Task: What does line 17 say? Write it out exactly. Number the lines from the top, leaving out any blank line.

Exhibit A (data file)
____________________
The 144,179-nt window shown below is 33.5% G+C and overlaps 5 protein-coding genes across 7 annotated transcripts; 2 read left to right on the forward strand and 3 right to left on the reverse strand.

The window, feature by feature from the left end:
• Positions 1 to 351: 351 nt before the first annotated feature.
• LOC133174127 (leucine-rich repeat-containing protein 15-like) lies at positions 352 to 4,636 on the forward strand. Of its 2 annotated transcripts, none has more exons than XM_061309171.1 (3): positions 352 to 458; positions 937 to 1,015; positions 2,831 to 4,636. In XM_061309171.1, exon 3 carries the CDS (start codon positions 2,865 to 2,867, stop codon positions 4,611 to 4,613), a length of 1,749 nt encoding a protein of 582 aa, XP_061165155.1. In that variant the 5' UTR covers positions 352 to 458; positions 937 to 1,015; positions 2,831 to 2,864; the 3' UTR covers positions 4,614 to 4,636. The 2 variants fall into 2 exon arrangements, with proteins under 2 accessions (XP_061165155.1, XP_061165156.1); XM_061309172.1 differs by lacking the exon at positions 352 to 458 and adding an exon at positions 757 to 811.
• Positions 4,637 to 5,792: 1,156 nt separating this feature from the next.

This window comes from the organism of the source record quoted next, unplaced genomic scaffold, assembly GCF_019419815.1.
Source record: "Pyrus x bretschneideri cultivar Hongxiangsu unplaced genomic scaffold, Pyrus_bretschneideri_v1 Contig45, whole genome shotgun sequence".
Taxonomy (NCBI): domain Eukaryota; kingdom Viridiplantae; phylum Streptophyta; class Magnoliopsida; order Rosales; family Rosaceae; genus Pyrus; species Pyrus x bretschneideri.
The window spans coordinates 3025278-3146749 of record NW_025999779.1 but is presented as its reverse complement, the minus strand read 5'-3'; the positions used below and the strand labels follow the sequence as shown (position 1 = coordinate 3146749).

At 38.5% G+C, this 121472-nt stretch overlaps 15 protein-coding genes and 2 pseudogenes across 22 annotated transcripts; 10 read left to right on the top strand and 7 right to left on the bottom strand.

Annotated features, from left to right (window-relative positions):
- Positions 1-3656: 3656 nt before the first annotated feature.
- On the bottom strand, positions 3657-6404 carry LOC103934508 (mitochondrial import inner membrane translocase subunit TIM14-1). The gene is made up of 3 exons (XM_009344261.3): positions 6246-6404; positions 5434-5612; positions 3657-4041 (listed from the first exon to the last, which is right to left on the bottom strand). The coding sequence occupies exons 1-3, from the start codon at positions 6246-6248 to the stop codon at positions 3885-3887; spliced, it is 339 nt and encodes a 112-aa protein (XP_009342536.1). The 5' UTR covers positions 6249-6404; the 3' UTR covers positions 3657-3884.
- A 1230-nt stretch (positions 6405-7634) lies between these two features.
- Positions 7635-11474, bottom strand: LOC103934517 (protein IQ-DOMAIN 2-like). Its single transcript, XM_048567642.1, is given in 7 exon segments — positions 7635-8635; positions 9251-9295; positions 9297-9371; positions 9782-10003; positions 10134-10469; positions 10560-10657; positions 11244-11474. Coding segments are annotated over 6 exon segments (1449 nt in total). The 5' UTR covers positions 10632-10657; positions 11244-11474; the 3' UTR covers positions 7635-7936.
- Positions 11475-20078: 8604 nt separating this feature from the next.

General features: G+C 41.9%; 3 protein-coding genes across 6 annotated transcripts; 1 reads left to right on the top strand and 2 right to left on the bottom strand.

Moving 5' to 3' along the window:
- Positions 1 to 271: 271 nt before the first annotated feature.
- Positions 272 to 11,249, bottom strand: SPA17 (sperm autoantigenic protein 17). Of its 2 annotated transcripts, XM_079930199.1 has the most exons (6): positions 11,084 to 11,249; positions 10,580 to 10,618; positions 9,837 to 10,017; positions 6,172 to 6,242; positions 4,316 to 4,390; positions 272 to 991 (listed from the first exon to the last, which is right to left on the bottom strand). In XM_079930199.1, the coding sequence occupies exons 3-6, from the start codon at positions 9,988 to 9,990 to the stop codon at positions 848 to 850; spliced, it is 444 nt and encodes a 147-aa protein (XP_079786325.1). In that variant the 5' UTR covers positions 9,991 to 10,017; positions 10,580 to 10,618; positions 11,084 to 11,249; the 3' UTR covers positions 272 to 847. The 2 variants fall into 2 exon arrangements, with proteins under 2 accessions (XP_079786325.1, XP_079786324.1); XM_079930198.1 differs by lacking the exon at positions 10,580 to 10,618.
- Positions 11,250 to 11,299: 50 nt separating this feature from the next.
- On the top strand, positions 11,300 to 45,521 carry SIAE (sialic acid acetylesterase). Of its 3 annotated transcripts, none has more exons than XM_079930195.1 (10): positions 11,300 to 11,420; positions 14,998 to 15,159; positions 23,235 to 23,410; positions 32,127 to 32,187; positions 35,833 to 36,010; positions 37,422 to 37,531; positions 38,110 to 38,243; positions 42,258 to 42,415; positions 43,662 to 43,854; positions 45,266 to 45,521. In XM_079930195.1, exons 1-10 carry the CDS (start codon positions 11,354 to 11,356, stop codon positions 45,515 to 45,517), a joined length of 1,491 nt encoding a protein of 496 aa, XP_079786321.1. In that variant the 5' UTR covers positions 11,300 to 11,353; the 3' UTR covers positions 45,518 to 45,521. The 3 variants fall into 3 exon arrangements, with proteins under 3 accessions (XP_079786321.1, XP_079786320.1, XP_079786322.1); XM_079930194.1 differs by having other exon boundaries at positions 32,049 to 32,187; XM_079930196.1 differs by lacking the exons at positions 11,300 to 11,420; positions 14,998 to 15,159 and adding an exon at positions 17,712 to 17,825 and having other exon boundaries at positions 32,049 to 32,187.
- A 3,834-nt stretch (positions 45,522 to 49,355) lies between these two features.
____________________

General features: G+C 41.9%; 3 protein-coding genes across 6 annotated transcripts; 1 reads left to right on the top strand and 2 right to left on the bottom strand.